Wednesday, February 17, 2021

Wake-Up Call: 20 Dead From Winter Storm

At least 20 people have been killed as the result of a winter storm that's affected large swathes of the country and has also left millions of people without power in record cold temperatures, many of them in Texas, the South and other parts of the country that rarely get this kind of weather and whose infrastructure is ill-equipped to handle it. Among those killed were four people in one family who died in a house fire near Houston while they were using a fireplace to stay warm, at least two people killed by carbon monoxide while trying to stay warm in the car in their garage, three who died in a North Carolina tornado, and others killed in car crashes. Texas has been hit the most with power outages due to its overwhelmed power grid, with more than two million still affected, many for a second day in frigid temperatures without heat. Texas requested 60 generators from the Federal Emergency Management Agency and has opened 35 shelters.

➤BIDEN TALKS VACCINES, COVID AID, SCHOOLS AND MORE IN TOWN HALL: President Biden answered questions about coronavirus vaccines, his Covid aid package, schools and more during a CNN town hall last night in Milwaukee, one day shy of him completing his first four weeks in office. Biden said that there will be enough supply by the end of July for every American to get the required two doses of the vaccine, and urged passage of his proposed $1.9 trillion Covid relief plan, saying, "Now is the time to go big." He also addressed the question of students returning to classrooms, saying he wants a majority of elementary schools to be open five days a week by the end of his first 100 days in office. 

He also answered questions on topics including domestic terrorism in the wake of the attack on the U.S. Capitol, saying it's something his Justice Department will focus on, and policing, restating his position that he's not in favor of "defunding" the police, saying instead departments need more money to help improve community policing, and that he's hopeful about passing legislation to study police reforms. 

President Biden made clear his position on forgiving student debt, saying he favors canceling $10,000 of student debt per borrower, not the $50,000 that many progressives want, among them Senate Majority Leader Chuck Schumer and Senator Elizabeth Warren. Biden restated his stance in response to a question from an audience member who said canceling $10,000 doesn't go far enough. Biden did say he supports making community colleges free for everyone and state colleges free for students whose families make less than $125,000 a year. He also spoke in favor of letting student loan borrowers work off some of their debt through doing public service in their communities.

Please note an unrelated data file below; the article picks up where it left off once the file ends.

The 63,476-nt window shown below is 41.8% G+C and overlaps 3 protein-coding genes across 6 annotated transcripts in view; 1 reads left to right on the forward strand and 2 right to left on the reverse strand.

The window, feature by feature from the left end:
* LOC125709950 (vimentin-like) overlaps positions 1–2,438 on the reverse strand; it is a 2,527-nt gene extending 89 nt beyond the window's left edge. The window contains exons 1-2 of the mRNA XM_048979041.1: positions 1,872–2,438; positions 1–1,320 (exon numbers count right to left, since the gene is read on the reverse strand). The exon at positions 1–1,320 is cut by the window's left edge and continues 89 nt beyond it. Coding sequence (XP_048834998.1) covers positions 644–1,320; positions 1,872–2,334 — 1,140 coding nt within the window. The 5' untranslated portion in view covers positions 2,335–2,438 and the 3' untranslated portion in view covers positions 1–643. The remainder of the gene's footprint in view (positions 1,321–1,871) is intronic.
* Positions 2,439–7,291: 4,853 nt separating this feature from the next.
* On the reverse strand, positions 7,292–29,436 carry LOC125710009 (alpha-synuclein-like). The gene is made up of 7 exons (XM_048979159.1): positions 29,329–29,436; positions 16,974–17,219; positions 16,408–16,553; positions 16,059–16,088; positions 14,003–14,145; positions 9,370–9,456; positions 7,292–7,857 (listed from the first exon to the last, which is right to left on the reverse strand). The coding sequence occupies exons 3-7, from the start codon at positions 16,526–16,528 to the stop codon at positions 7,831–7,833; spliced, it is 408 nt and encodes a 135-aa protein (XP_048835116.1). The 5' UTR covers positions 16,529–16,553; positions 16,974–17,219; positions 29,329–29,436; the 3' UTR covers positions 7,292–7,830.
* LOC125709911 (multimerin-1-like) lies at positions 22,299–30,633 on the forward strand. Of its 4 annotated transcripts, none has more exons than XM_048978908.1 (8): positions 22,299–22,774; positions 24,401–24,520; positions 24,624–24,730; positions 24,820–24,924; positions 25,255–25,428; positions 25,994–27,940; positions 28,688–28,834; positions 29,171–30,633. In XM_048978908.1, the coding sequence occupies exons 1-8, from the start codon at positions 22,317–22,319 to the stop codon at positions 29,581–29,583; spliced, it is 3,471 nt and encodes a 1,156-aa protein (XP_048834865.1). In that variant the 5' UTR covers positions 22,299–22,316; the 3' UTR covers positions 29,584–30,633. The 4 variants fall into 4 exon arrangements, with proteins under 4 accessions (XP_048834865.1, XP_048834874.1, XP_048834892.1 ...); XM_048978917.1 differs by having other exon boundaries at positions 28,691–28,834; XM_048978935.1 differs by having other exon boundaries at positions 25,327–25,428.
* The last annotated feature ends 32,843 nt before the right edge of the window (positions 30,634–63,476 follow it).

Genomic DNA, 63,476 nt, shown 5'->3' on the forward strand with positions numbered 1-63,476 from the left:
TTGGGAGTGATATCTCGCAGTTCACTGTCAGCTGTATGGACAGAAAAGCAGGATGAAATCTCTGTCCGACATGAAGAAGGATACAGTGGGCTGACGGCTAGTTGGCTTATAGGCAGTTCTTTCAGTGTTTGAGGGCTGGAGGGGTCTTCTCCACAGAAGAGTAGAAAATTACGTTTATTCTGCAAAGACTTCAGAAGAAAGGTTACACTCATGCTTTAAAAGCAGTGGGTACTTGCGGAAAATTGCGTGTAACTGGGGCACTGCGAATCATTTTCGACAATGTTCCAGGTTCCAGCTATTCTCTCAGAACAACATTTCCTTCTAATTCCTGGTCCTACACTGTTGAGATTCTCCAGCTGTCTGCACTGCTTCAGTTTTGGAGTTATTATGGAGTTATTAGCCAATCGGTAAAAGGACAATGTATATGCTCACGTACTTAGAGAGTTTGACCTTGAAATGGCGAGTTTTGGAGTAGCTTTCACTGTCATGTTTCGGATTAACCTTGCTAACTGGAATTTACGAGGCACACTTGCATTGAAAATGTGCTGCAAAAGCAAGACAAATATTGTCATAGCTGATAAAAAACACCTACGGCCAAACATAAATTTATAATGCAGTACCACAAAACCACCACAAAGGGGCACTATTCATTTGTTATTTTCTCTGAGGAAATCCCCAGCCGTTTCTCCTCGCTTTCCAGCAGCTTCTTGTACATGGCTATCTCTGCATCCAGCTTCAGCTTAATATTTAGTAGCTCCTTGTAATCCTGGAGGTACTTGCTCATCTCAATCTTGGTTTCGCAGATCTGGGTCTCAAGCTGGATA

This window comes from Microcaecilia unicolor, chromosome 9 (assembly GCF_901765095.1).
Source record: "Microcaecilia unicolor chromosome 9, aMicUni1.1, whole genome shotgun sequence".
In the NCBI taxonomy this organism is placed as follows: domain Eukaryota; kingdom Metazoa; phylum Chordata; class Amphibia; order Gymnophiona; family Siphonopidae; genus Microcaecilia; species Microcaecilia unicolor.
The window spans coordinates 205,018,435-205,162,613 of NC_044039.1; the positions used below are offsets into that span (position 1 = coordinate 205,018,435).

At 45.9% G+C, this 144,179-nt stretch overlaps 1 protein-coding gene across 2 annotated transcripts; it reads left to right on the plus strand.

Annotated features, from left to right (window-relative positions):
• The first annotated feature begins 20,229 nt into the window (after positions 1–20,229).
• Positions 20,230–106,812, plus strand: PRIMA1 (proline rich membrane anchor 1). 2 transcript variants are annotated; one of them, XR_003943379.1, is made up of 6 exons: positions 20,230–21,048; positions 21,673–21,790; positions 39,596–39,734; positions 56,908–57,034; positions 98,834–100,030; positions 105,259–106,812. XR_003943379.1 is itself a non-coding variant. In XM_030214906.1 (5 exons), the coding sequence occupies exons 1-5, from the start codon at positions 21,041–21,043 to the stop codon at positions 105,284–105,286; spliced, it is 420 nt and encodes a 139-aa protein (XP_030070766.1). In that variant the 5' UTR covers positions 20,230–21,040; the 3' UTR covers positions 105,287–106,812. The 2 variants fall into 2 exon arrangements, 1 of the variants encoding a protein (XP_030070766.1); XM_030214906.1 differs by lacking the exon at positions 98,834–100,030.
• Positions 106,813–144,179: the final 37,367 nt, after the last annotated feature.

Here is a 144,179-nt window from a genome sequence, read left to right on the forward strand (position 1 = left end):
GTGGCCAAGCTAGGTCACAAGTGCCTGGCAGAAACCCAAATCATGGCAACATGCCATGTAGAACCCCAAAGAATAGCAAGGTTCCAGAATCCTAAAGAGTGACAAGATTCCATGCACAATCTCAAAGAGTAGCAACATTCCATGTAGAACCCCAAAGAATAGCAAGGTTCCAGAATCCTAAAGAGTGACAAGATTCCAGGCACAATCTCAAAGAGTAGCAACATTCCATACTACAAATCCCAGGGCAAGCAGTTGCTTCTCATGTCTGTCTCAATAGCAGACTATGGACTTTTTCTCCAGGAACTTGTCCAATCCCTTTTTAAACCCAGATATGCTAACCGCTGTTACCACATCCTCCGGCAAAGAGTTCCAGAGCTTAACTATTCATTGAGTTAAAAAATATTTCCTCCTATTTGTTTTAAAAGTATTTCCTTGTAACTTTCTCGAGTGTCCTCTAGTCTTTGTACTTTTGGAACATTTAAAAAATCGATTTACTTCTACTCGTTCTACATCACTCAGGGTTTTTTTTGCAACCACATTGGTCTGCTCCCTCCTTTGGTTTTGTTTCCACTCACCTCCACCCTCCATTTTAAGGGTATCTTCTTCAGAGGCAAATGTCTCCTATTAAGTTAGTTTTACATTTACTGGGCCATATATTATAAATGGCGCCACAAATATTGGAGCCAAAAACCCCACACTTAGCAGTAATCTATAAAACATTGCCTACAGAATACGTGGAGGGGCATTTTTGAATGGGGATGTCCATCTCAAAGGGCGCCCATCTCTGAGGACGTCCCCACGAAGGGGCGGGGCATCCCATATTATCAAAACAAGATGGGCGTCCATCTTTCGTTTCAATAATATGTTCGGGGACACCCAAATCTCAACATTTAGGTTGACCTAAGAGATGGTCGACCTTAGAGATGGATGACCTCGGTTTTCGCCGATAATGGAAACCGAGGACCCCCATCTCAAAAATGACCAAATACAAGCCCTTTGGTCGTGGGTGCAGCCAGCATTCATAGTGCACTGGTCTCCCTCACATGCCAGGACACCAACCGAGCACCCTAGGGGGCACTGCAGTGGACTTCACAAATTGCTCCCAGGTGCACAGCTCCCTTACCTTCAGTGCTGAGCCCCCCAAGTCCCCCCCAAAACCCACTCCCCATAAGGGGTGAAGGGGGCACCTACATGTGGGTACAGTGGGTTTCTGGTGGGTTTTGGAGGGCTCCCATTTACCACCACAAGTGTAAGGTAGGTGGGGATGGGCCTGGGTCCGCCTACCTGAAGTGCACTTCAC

And even though he brought up former President Donald Trump more than once, Biden expressed after being asked about the impeachment trial that he wants to move on from his predecessor, saying, "For four years all that's been in the news is Trump. The next four years I want to make sure all the news is the American people. I'm tired of talking about Trump."

Austin 2/16/21

The winter storm that has paralyzed parts of the country and left millions without power also hurt coronavirus vaccination efforts around the country yesterday (February 16th). Vaccine deliveries were delayed and vaccination appointments had to be canceled, even as the Federal Emergency Management Agency opened its first mass vaccination sites, in Los Angeles and Oakland, California. The administration also said yesterday that it's increasing the amount of vaccine sent to states to 13.5 million doses a week, a 57 percent increase from when President Biden took office. The Centers for Disease Control and Prevention says the U.S. is now administering an average of nearly 1.7 million doses per day. Nearly 39.7 million Americans, or about 12 percent of the population, have received at least one dose of the vaccine, and 15 million have gotten both shots.

➤REP. THOMPSON, NAACP SUE TRUMP, GIULIANI OVER CAPITOL ATTACK: Democratic Rep. Bennie Thompson of Mississippi and the NAACP filed suit Tuesday against former President Donald Trump and his personal attorney, Rudy Giuliani, over the January 6th attack on the U.S. Capitol, as well as the Proud Boys and Oath Keepers white extremist groups. The suit alleges that Trump incited the riot in violation of a Reconstruction-era law known as the Ku Klux Klan Act. The Act, passed to reduce violence against and intimidation of Black Americans by the Klan after the Civil War, protects against conspiracies meant, quote, "to prevent, by force, intimidation, or threat, any person from accepting or holding any office." Jason Miller, a spokesman for Trump, said in a statement, "President Trump did not incite or conspire to incite any violence at the Capitol on January 6th." He also said Giuliani, quote, "is not currently representing President Trump in any legal matters."

➤STUDY..CHEMICAL IN COCOA LINKED TO IMPROVED PERFORMANCE IN LIST-LEARNING TASKS:  Eating chocolate could have some good effects on you brain. A study paid for my Mars Inc. found flavanols—plant chemicals that are found in cocoa beans—improved performance in a list-learning task among people ages 50 and 75. Flavanols can also be found in red wine, green tea, olive oil, onions, leeks, broccoli, and blueberries, and other studies have found that flavanols can protect against cognitive aging, enhance cognitive performance, and boost blood flow to the brain. Still, researchers caution that chocolate is still just a treat and not a health food, and is generally low in flavanols. They also add that commercially available chocolate brands, like Mars bars, are “not a reliable source” of flavanols, though one experts notes they do tend to be abundant in dark chocolate. Mars Inc. released a statement noting, “Unfortunately, flavanols are destroyed when cocoa is processed into chocolate, making chocolate an unreliable source of these compounds.”